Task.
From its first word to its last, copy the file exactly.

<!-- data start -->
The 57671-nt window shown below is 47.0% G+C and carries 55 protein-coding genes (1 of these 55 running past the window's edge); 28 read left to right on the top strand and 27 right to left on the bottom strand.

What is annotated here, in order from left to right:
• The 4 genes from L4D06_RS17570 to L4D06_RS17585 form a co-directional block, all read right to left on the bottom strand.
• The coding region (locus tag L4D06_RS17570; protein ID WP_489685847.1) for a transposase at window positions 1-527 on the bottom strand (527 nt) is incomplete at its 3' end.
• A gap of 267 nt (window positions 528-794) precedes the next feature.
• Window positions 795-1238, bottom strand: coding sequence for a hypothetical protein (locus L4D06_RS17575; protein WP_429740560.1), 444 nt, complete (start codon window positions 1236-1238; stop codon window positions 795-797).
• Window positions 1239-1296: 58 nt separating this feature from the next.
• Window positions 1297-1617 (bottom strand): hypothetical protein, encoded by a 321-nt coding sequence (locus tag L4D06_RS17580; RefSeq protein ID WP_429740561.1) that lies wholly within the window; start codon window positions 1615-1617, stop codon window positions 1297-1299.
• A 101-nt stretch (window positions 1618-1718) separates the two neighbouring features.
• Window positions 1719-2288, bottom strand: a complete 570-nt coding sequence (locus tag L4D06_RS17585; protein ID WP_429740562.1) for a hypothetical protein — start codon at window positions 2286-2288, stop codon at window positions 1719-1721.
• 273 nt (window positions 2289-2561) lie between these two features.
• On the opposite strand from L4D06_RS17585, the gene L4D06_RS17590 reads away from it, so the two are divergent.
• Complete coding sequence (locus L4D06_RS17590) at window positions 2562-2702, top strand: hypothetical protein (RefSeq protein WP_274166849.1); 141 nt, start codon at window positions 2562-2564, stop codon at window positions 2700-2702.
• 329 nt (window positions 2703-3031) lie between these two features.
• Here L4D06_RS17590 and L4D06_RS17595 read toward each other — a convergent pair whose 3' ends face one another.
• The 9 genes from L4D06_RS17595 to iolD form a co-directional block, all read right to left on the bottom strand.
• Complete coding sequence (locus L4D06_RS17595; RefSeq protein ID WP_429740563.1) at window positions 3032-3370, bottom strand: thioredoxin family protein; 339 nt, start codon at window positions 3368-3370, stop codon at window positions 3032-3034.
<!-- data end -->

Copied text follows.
The 57671-nt window shown below is 47.0% G+C and carries 55 protein-coding genes (1 of these 55 running past the window's edge); 28 read left to right on the top strand and 27 right to left on the bottom strand.

What is annotated here, in order from left to right:
• The 4 genes from L4D06_RS17570 to L4D06_RS17585 form a co-directional block, all read right to left on the bottom strand.
• The coding region (locus tag L4D06_RS17570; protein ID WP_489685847.1) for a transposase at window positions 1-527 on the bottom strand (527 nt) is incomplete at its 3' end.
• A gap of 267 nt (window positions 528-794) precedes the next feature.
• Window positions 795-1238, bottom strand: coding sequence for a hypothetical protein (locus L4D06_RS17575; protein WP_429740560.1), 444 nt, complete (start codon window positions 1236-1238; stop codon window positions 795-797).
• Window positions 1239-1296: 58 nt separating this feature from the next.
• Window positions 1297-1617 (bottom strand): hypothetical protein, encoded by a 321-nt coding sequence (locus tag L4D06_RS17580; RefSeq protein ID WP_429740561.1) that lies wholly within the window; start codon window positions 1615-1617, stop codon window positions 1297-1299.
• A 101-nt stretch (window positions 1618-1718) separates the two neighbouring features.
• Window positions 1719-2288, bottom strand: a complete 570-nt coding sequence (locus tag L4D06_RS17585; protein ID WP_429740562.1) for a hypothetical protein — start codon at window positions 2286-2288, stop codon at window positions 1719-1721.
• 273 nt (window positions 2289-2561) lie between these two features.
• On the opposite strand from L4D06_RS17585, the gene L4D06_RS17590 reads away from it, so the two are divergent.
• Complete coding sequence (locus L4D06_RS17590) at window positions 2562-2702, top strand: hypothetical protein (RefSeq protein WP_274166849.1); 141 nt, start codon at window positions 2562-2564, stop codon at window positions 2700-2702.
• 329 nt (window positions 2703-3031) lie between these two features.
• Here L4D06_RS17590 and L4D06_RS17595 read toward each other — a convergent pair whose 3' ends face one another.
• The 9 genes from L4D06_RS17595 to iolD form a co-directional block, all read right to left on the bottom strand.
• Complete coding sequence (locus L4D06_RS17595; RefSeq protein ID WP_429740563.1) at window positions 3032-3370, bottom strand: thioredoxin family protein; 339 nt, start codon at window positions 3368-3370, stop codon at window positions 3032-3034.